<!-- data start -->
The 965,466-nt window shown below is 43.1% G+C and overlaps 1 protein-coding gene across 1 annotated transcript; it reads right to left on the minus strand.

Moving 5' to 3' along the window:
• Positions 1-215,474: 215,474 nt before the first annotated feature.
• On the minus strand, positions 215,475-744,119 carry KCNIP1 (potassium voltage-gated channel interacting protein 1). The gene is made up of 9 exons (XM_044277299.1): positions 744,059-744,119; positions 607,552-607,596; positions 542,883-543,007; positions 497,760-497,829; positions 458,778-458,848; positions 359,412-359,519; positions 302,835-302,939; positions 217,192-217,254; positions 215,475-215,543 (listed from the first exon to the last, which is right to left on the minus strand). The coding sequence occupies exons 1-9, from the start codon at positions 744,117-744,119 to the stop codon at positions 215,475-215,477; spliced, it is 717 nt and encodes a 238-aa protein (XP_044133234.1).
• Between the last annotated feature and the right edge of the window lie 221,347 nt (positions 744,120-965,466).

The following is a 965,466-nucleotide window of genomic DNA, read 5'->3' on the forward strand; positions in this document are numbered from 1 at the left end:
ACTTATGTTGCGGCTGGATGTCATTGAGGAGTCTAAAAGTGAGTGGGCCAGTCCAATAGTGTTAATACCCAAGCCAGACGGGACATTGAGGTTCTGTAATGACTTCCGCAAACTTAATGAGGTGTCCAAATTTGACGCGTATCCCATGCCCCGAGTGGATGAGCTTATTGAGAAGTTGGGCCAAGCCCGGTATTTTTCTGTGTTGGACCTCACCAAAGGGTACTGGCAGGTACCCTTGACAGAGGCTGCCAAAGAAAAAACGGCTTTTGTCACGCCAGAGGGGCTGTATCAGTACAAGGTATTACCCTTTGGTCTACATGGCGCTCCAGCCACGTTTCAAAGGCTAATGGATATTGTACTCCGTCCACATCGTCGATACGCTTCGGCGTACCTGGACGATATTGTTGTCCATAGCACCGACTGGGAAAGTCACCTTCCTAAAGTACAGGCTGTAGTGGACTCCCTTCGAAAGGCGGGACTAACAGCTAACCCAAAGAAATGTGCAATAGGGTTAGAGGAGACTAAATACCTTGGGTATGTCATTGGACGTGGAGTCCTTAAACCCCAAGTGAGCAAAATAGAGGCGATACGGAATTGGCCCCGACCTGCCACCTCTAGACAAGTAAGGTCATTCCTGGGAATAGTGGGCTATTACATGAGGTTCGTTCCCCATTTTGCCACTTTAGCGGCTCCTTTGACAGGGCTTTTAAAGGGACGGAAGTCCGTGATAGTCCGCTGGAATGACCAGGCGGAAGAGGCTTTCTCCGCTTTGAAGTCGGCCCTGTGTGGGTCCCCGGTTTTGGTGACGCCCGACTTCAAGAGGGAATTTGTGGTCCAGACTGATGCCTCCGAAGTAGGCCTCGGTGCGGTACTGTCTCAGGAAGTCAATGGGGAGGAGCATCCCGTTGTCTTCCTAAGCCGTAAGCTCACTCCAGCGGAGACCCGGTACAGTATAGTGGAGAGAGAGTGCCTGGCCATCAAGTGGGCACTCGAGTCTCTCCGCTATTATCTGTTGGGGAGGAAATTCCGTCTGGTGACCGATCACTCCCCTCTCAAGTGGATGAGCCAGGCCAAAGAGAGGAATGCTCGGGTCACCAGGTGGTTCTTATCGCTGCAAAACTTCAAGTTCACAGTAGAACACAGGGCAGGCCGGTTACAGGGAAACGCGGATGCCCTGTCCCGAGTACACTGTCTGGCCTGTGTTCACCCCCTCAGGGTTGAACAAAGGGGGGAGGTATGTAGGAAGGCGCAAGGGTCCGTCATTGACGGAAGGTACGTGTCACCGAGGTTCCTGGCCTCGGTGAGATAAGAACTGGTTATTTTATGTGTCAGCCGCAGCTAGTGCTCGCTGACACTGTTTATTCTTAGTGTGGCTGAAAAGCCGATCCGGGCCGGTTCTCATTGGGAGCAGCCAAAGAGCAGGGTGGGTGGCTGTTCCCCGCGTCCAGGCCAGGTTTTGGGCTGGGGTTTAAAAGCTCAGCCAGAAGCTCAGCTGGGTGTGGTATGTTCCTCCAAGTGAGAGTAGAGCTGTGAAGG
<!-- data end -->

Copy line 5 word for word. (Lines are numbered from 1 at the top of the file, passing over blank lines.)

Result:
• Between the last annotated feature and the right edge of the window lie 221,347 nt (positions 744,120-965,466).